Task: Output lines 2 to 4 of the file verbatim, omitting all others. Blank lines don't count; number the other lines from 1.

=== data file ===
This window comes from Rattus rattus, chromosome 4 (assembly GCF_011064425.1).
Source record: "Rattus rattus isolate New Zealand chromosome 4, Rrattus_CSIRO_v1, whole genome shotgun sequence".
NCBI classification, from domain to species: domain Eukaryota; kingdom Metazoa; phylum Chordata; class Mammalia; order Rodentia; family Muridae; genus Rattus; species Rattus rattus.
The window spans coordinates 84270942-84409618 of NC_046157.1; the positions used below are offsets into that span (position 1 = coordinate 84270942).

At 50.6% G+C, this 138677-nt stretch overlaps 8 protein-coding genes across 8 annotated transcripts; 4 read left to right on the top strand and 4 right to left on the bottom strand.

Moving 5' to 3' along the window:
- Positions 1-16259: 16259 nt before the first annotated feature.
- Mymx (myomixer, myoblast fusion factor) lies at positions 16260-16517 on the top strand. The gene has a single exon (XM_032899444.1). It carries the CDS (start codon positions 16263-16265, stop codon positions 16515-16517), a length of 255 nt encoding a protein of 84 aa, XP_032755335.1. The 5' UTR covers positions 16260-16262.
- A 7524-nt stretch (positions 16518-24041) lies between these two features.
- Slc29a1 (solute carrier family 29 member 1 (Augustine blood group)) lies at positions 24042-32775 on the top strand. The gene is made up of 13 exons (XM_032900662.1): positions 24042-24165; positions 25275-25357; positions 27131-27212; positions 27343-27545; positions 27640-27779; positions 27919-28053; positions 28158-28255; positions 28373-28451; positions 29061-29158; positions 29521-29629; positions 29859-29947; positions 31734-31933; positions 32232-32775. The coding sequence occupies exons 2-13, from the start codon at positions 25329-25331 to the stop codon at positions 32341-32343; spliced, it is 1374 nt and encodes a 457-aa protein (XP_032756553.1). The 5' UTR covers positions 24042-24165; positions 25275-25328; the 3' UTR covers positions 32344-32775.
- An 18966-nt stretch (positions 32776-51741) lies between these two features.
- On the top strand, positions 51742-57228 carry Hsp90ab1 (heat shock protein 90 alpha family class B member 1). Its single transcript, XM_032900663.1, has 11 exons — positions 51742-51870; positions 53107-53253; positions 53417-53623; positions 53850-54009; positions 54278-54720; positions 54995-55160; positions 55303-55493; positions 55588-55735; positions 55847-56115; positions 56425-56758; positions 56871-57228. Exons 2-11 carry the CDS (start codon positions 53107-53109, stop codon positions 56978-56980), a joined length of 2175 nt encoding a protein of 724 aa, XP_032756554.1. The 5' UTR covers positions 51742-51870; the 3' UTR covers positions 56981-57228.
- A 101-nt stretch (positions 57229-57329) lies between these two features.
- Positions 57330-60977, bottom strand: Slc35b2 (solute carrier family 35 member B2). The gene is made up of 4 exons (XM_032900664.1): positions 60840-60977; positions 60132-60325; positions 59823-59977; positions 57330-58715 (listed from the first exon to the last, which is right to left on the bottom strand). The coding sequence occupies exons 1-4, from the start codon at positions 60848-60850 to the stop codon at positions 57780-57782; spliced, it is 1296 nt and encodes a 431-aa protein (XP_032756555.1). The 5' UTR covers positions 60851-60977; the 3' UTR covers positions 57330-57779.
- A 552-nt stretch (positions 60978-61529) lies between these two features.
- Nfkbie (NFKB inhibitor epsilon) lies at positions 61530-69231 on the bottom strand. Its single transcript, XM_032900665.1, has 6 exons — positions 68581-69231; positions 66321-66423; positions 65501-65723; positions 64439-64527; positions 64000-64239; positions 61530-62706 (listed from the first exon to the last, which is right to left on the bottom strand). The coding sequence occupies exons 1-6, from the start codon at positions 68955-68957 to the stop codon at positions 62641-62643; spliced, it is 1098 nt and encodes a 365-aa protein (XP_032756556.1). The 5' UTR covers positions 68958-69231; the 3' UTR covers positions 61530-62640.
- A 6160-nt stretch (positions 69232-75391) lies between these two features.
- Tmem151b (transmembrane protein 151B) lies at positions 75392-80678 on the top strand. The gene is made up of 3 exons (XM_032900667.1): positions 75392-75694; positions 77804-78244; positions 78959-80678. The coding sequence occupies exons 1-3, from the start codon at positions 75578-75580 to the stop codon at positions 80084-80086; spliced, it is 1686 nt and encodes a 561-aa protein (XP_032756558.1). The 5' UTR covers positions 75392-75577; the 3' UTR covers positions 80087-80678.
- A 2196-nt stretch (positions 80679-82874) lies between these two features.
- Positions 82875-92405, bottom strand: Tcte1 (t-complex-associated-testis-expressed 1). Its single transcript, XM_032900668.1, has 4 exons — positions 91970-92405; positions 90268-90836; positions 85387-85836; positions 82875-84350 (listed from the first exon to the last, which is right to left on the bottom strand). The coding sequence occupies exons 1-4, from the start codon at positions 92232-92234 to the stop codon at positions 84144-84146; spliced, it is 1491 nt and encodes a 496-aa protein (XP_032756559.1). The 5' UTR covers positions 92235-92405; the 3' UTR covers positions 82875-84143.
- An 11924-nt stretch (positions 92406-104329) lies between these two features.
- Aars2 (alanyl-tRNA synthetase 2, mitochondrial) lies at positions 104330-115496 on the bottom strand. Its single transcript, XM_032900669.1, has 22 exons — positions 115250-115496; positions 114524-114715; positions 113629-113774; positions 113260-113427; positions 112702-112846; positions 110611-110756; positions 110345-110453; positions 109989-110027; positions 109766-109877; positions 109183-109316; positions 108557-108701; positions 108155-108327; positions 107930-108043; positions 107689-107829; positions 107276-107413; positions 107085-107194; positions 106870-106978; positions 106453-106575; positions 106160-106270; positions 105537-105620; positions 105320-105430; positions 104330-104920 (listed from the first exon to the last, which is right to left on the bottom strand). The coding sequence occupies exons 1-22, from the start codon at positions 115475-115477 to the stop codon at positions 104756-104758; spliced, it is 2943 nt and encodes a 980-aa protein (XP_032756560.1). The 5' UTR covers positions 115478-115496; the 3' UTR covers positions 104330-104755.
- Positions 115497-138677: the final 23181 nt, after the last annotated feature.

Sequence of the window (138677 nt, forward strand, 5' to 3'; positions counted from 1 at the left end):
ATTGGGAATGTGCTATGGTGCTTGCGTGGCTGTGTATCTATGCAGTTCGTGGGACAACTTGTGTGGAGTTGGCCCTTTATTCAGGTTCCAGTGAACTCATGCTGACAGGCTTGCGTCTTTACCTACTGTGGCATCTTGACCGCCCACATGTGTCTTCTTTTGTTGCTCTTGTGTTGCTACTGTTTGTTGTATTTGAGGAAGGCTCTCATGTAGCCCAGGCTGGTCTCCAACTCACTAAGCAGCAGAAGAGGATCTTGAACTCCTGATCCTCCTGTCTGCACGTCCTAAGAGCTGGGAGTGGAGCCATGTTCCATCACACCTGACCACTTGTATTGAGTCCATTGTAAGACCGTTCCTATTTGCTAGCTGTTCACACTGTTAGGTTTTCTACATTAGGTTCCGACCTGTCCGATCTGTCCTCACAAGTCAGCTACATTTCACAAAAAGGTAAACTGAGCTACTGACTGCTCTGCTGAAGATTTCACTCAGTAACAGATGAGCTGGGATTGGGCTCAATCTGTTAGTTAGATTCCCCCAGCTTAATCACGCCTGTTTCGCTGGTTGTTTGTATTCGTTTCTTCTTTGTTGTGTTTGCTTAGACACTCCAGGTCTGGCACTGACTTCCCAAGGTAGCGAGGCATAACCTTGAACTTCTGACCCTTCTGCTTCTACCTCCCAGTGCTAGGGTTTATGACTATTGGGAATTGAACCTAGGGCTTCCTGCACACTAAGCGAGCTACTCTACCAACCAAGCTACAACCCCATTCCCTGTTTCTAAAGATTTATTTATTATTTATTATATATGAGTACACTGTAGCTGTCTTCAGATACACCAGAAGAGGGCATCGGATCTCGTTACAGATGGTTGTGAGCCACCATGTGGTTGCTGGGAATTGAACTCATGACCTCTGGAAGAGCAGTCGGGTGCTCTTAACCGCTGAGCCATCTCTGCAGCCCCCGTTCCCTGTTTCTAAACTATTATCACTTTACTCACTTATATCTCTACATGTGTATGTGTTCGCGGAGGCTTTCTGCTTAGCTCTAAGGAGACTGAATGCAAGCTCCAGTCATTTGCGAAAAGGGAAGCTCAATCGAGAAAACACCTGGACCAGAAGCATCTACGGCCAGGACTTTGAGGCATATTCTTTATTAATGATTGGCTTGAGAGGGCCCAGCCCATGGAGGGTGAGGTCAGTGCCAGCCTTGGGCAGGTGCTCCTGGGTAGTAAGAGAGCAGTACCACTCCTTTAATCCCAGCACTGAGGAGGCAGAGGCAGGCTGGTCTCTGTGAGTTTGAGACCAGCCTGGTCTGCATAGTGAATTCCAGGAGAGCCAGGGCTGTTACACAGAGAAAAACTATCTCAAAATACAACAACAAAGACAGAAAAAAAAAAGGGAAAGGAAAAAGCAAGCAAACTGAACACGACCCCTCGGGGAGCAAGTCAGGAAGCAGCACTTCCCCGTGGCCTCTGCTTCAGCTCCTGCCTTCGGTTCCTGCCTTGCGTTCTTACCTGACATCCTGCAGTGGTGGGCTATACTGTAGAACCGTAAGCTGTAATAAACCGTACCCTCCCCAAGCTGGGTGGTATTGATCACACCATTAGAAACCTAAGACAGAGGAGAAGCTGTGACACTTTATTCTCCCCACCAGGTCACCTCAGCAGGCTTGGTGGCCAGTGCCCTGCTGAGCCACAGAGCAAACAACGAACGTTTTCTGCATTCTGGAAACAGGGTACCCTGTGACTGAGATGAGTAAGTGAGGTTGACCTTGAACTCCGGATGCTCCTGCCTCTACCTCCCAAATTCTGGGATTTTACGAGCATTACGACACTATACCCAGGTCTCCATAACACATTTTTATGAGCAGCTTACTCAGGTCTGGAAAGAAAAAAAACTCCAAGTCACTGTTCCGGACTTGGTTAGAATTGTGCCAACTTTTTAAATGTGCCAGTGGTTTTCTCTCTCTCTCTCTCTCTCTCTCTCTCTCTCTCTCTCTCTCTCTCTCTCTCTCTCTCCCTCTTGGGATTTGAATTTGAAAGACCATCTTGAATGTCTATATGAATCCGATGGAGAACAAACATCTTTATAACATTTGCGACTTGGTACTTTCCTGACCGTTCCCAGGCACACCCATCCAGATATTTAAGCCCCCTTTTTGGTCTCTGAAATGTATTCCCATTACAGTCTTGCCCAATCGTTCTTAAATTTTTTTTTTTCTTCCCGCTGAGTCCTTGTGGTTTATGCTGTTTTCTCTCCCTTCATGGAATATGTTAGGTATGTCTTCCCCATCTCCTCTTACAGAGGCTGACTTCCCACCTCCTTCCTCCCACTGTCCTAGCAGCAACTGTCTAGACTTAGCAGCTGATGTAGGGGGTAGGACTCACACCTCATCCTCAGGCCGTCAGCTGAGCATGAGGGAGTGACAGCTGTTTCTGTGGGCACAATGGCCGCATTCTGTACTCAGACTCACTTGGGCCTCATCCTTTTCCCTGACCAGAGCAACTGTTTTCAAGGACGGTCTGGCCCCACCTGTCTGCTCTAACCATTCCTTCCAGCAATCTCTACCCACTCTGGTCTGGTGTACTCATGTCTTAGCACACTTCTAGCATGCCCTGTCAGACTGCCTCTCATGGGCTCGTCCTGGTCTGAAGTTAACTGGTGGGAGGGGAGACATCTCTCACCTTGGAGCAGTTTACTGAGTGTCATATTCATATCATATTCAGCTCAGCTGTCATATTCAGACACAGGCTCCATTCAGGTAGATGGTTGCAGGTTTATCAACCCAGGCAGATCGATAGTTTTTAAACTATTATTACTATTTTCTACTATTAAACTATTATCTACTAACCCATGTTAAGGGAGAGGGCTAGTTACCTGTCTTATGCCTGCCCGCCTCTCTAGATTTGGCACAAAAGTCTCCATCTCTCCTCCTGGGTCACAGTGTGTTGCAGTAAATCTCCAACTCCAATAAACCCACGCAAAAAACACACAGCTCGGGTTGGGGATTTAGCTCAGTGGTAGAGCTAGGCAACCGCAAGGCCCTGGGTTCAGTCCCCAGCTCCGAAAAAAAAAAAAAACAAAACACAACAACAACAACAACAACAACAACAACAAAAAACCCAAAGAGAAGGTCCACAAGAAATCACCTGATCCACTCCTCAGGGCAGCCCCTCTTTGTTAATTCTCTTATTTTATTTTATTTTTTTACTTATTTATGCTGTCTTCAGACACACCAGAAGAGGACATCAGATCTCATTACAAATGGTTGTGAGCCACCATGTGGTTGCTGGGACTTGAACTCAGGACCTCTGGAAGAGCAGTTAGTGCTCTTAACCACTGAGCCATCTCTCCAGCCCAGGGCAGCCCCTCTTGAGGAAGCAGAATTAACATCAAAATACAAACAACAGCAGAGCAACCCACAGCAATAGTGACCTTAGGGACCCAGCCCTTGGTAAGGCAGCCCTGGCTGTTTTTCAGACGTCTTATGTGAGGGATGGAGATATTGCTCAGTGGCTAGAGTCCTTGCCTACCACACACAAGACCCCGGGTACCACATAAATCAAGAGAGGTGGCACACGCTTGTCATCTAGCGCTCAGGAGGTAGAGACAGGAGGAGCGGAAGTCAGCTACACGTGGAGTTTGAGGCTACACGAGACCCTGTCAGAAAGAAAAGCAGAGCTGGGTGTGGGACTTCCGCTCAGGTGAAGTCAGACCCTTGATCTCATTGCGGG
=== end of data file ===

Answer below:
Source record: "Rattus rattus isolate New Zealand chromosome 4, Rrattus_CSIRO_v1, whole genome shotgun sequence".
NCBI classification, from domain to species: domain Eukaryota; kingdom Metazoa; phylum Chordata; class Mammalia; order Rodentia; family Muridae; genus Rattus; species Rattus rattus.
The window spans coordinates 84270942-84409618 of NC_046157.1; the positions used below are offsets into that span (position 1 = coordinate 84270942).